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A recent study has shown controlling a particular protein in the blood can help protect against skin cancers, possibly providing future treatment options in skin and sun care.
New research suggests that blocking the activity of a protein in the blood could offer powerful protection against some skin cancers. In the study, normal mice and mice that had a genetically engineered protein deficiency were exposed to almost a year of ultraviolet light that mimics chronic sun exposure. The mice that lacked the protein developed fewer, smaller, less aggressive and less vascular skin cancer tumors than did the normal mice.
Because a low-dose drug that blocks the protein’s activity in the blood is currently under investigation by a Pennsylvania pharmaceutical company, the researchers hope that someday, a simple pill might help prevent or treat nonmelanoma skin cancer in people at highest risk for the disease.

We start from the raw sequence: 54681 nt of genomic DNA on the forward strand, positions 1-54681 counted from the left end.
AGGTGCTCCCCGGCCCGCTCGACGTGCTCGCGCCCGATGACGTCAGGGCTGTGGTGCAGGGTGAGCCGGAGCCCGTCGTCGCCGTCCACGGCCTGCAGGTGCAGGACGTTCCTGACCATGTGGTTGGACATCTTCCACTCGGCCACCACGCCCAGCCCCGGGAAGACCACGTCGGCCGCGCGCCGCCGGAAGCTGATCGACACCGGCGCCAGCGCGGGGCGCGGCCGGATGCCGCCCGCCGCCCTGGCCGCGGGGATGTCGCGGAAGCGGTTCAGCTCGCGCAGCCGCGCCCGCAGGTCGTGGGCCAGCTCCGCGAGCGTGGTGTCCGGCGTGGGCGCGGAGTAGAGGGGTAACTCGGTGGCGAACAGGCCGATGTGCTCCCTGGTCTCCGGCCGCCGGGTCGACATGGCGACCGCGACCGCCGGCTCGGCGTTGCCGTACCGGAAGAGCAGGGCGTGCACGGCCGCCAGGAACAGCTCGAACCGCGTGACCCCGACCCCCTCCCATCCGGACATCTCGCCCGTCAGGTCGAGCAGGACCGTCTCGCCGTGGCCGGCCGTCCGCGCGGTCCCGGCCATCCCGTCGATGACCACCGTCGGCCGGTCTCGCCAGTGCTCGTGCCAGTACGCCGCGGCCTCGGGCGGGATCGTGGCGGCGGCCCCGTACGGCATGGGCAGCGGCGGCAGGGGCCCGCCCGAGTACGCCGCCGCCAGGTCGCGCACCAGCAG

More than 1 million cases of nonmelanoma skin cancer are diagnosed in the United States each year, according to the National Cancer Institute. The two most common types are basal cell carcinoma, which forms in small cells in the base of the outer layer of skin, and squamous cell carcinoma, which forms in cells that compose the surface of the skin.
The protein is called macrophage migration inhibitory factor, or MIF. It is a pro-inflammatory cytokine present in human blood that generates inflammation in response to infection, offering protection against some pathogens. But in this research, MIF emerged as a contributor to the chronic inflammation that precedes the development of skin cancer after long-term sun exposure. Previous studies have implicated MIF in other cancers, as well.